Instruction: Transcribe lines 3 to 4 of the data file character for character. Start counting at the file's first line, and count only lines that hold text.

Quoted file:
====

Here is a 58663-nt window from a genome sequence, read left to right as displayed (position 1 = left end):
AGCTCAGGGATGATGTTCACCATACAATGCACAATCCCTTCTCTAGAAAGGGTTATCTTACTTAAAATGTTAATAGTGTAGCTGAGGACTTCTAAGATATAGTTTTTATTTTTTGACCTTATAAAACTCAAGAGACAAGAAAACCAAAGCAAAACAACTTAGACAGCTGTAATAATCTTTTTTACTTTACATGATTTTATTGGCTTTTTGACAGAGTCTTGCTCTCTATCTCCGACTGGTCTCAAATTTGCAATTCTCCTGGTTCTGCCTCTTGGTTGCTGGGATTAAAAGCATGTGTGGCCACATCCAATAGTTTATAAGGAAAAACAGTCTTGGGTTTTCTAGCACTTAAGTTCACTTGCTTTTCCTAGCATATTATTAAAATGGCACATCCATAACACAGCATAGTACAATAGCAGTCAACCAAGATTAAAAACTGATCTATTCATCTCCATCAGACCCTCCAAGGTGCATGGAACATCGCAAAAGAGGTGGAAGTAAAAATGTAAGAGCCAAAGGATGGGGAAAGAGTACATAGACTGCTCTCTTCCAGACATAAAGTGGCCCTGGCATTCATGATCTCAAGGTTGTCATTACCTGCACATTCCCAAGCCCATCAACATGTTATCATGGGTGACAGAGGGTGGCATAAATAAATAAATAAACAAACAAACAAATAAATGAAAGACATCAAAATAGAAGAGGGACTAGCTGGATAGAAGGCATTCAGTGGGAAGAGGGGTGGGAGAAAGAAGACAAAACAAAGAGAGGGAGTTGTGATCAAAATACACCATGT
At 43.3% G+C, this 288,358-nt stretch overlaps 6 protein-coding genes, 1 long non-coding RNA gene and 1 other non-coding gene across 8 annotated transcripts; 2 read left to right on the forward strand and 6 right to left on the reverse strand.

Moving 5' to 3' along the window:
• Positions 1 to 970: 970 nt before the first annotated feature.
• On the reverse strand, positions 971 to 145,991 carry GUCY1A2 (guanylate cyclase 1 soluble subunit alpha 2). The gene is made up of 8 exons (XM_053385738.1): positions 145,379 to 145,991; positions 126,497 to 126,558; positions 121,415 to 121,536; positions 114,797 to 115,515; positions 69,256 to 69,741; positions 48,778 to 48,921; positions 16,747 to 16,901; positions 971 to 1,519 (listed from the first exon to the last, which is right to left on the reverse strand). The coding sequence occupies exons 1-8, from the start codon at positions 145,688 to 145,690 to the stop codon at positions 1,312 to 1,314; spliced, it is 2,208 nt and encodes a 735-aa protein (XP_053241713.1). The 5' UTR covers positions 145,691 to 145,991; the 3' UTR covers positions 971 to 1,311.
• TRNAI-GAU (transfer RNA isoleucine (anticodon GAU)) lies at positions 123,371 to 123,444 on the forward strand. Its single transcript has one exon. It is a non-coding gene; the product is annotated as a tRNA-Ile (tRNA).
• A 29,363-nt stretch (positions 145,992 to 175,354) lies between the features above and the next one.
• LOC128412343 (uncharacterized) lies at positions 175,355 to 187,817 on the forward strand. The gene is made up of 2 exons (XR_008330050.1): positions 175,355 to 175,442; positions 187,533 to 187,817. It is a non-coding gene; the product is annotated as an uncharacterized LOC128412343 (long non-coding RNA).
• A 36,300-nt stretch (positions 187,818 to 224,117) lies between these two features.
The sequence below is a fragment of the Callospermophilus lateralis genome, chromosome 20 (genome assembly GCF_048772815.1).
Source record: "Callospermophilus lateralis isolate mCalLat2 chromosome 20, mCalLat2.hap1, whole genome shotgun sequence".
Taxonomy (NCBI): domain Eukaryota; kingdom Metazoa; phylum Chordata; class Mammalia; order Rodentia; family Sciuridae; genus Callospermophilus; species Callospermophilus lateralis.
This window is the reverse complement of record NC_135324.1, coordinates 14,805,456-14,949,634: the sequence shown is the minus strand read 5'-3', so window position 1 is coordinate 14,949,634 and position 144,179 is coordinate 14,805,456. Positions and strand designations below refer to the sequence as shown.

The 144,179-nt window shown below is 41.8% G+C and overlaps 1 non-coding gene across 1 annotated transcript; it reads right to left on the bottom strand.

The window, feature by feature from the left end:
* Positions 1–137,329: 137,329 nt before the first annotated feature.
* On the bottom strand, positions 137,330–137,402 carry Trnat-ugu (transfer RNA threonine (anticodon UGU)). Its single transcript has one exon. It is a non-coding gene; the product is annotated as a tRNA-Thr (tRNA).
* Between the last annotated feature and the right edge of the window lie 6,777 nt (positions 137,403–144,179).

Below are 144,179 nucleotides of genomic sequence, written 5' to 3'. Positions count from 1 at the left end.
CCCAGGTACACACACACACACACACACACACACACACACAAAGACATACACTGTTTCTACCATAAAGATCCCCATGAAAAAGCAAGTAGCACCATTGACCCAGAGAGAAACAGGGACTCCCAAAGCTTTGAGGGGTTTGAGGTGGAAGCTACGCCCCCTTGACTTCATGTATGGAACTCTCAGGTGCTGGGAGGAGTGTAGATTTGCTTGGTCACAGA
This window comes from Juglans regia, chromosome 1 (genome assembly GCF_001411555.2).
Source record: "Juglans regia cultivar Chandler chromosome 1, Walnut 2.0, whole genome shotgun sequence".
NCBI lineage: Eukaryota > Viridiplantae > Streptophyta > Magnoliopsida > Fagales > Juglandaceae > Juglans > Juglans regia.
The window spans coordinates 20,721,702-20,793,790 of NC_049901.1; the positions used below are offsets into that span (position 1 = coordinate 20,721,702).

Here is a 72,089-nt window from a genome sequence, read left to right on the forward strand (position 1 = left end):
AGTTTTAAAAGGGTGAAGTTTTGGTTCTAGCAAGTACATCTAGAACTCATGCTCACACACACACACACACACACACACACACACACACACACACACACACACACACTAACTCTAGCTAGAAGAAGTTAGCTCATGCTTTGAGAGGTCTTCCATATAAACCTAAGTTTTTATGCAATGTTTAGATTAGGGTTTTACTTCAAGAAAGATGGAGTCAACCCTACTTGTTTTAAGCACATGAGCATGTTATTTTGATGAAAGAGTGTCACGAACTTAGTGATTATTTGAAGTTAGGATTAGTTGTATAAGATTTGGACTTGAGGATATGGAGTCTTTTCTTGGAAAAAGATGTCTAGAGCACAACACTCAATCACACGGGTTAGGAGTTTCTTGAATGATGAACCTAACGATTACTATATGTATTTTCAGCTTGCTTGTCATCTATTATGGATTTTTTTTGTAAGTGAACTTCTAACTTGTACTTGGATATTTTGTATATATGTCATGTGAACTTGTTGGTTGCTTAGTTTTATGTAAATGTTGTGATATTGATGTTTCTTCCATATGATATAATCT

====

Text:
At 43.3% G+C, this 288,358-nt stretch overlaps 6 protein-coding genes, 1 long non-coding RNA gene and 1 other non-coding gene across 8 annotated transcripts; 2 read left to right on the forward strand and 6 right to left on the reverse strand.

Moving 5' to 3' along the window: